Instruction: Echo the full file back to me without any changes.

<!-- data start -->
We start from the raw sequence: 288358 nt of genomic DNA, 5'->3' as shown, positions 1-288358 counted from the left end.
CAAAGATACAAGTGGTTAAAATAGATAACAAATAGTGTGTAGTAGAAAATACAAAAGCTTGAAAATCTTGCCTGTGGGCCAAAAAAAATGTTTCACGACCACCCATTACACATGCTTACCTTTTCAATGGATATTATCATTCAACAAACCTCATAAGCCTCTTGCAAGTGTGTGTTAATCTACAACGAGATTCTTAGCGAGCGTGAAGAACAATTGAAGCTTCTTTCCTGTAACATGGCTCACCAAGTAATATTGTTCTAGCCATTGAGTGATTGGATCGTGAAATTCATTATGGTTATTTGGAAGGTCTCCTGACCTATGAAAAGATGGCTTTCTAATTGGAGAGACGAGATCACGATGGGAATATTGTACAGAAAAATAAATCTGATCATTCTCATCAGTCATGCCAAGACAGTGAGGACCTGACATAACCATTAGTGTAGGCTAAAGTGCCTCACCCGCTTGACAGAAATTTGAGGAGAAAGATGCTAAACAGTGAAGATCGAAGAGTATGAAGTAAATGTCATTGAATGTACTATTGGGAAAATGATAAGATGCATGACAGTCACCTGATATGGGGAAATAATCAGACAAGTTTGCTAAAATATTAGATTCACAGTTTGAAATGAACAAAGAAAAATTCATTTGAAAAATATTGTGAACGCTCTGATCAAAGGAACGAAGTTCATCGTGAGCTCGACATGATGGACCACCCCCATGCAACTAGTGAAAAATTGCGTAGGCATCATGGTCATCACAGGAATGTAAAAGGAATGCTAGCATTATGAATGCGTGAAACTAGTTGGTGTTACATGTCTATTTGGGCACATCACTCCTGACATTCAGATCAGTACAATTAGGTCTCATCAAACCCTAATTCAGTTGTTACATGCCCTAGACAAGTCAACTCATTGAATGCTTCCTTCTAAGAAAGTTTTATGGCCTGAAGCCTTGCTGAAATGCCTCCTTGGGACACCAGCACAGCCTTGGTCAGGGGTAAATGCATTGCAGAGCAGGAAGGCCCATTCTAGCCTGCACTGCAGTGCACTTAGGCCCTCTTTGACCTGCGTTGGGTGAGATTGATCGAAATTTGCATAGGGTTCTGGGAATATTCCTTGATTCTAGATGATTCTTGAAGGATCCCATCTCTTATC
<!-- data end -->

We start from the raw sequence: 288358 nt of genomic DNA, 5'->3' as shown, positions 1-288358 counted from the left end.
CAAAGATACAAGTGGTTAAAATAGATAACAAATAGTGTGTAGTAGAAAATACAAAAGCTTGAAAATCTTGCCTGTGGGCCAAAAAAAATGTTTCACGACCACCCATTACACATGCTTACCTTTTCAATGGATATTATCATTCAACAAACCTCATAAGCCTCTTGCAAGTGTGTGTTAATCTACAACGAGATTCTTAGCGAGCGTGAAGAACAATTGAAGCTTCTTTCCTGTAACATGGCTCACCAAGTAATATTGTTCTAGCCATTGAGTGATTGGATCGTGAAATTCATTATGGTTATTTGGAAGGTCTCCTGACCTATGAAAAGATGGCTTTCTAATTGGAGAGACGAGATCACGATGGGAATATTGTACAGAAAAATAAATCTGATCATTCTCATCAGTCATGCCAAGACAGTGAGGACCTGACATAACCATTAGTGTAGGCTAAAGTGCCTCACCCGCTTGACAGAAATTTGAGGAGAAAGATGCTAAACAGTGAAGATCGAAGAGTATGAAGTAAATGTCATTGAATGTACTATTGGGAAAATGATAAGATGCATGACAGTCACCTGATATGGGGAAATAATCAGACAAGTTTGCTAAAATATTAGATTCACAGTTTGAAATGAACAAAGAAAAATTCATTTGAAAAATATTGTGAACGCTCTGATCAAAGGAACGAAGTTCATCGTGAGCTCGACATGATGGACCACCCCCATGCAACTAGTGAAAAATTGCGTAGGCATCATGGTCATCACAGGAATGTAAAAGGAATGCTAGCATTATGAATGCGTGAAACTAGTTGGTGTTACATGTCTATTTGGGCACATCACTCCTGACATTCAGATCAGTACAATTAGGTCTCATCAAACCCTAATTCAGTTGTTACATGCCCTAGACAAGTCAACTCATTGAATGCTTCCTTCTAAGAAAGTTTTATGGCCTGAAGCCTTGCTGAAATGCCTCCTTGGGACACCAGCACAGCCTTGGTCAGGGGTAAATGCATTGCAGAGCAGGAAGGCCCATTCTAGCCTGCACTGCAGTGCACTTAGGCCCTCTTTGACCTGCGTTGGGTGAGATTGATCGAAATTTGCATAGGGTTCTGGGAATATTCCTTGATTCTAGATGATTCTTGAAGGATCCCATCTCTTATC